This is what passion looks like. It’s not uncommon to know someone that has a few old cars and a bit of memorabilia locked away in a garage. But when someone opens their garage up as a museum; starts a club to share their passion with the world; and gets their cars out and seen as much as possible—that’s the kind of passion and sense of community that I have a deep respect for. Bruno Dorigo’s Abarth collection is impressive, but it’s his passion that is truly enviable.
Just watching the Beast of Turin’s engine fire up a few months ago was flabbergasting. To see her spin around the grounds at Goodwood is downright magical.
It’s jarring to see a racing machine that is as tall as a man’s shoulder. Climbing up on to the seat of the 28.5 liter Fiat S76 is more like perching in a biplane than easing down into a low-slung racing car. You emerge from a car like this with your whole body numb from the battle—shaking and tingling for hours afterwards.
That pheasant barely made it out with his life.
Thanks for pointing this one out, Ryan.
After 100 years of sitting idle, Duncan Pittaway and his team have breathed life into this former Landspeed Record Fiat S76. More than 100 years after the two S76s were built by Fiat to take the flying mile and flying kilometer records away from the Blitzen Benz, this fearsome hellbreathing dragon has spun up her four valve-per-cylinder, multi-spark, overhead cam 28½ Litre (!) engine and it. Is. Staggering. Without exhausts fitted, this view of the combustion chambers spitting the remains of burning fuel straight into the camera lens makes me feel like Gandalf staring down a Balrog in Moria.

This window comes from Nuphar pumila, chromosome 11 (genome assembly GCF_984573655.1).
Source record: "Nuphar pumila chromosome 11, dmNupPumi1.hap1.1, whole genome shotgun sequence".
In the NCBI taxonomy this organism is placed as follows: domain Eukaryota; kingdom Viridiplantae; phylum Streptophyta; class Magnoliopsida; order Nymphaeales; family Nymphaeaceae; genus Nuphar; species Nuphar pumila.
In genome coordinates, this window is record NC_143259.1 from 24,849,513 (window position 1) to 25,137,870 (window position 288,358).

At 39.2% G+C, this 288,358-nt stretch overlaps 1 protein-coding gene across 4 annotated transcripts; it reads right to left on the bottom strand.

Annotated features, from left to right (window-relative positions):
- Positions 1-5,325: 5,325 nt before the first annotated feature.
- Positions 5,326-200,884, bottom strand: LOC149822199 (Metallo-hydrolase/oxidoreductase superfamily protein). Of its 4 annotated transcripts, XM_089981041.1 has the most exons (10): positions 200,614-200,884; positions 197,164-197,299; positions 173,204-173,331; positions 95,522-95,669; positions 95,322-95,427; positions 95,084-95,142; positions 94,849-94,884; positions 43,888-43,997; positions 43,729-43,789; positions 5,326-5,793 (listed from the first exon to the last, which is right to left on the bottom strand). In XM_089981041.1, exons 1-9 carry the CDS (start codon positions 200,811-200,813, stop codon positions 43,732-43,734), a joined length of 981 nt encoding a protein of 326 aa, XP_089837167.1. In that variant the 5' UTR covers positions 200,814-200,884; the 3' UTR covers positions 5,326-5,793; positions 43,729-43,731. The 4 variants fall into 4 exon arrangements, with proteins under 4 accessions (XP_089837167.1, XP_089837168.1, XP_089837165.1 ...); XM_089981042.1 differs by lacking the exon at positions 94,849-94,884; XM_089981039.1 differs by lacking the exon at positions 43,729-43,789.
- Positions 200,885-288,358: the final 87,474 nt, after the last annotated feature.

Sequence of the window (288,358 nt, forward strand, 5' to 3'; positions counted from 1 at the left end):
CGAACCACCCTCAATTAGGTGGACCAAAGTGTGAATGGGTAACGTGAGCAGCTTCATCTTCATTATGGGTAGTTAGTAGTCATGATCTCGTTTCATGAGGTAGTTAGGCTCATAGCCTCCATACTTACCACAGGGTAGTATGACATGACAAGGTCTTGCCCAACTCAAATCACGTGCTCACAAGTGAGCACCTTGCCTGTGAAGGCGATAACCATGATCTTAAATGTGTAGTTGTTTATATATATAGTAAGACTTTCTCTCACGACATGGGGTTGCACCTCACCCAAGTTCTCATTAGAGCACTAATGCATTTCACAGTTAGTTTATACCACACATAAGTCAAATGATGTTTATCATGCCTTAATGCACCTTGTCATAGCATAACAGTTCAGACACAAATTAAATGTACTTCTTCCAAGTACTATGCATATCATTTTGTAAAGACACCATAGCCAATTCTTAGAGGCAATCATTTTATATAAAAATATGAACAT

Modern engines are absolutely pushing envelopes. The sophistication of engineering and artistry that powers contemporary racing machines is very, very impressive. But none of them have the Earth shattering brutality of this 104-year-old Fiat. Terrifying. And Gorgeous.
Hat tip to Stefan Marjoram on this one. More to come in the new year, it seems. I can’t wait for more of the Beast of Turin.
We marveled yesterday at the tremendous lineup at Gooding’s Scottsdale auctions next weekend. With this remarkable list of lots crossing the stage, it isn’t easy for pretend-billionaires like ourselves to decide which cars we’ll be raising our paddles for. Then again, if I was a pretend-billionaire, I’d probably be taking all of them home… Let’s make it pretend-millionaire to keep it interesting.
This 1947 Cisitalia 202 SMM Spider Nuvolari is certainly a beautiful option. It is the esoteric hipster’s choice—why bother consorting with common 50’s and 60’s racing cars when you can hang with the racing machines of the 1940’s. Rare stuff indeed. If you’re an Abarth fan, there’s no reason to immediately dismiss the Cisitalia either. Carlo Abarth was still an employee of Cisitalia when the 202 was designed.
Of the handful of 202 variants (including the 202 and 202MM), the Stabilimenti Farina penned Spider Nuvolari is my favorite. It has all the visual hallmarks of what were to become iconic sports and racing design elements. The oval grille, the beginnings of tail-fins, that low windscreen: They all combine beautifully in this gorgeous little package. Just look at those mesh air intakes! Simply stunning.
There’s no such thing as a bad Abarth. Although I prefer my Abarth coupes with the double-bubble up top—I doubt I’d fit in otherwise—There’s no shortage of beautiful curves and sexy angles of this 1960 Fiat-Abarth 850 Record Monza. I particularly like the details on this particular example. At first glance it’s a bit jarring to see a bright red Italian beauty of this vintage without the required Route Borani wires, but I’m a huge fan of these purposeful (and original) pressed steelies. I think they give it a racier look than wires would.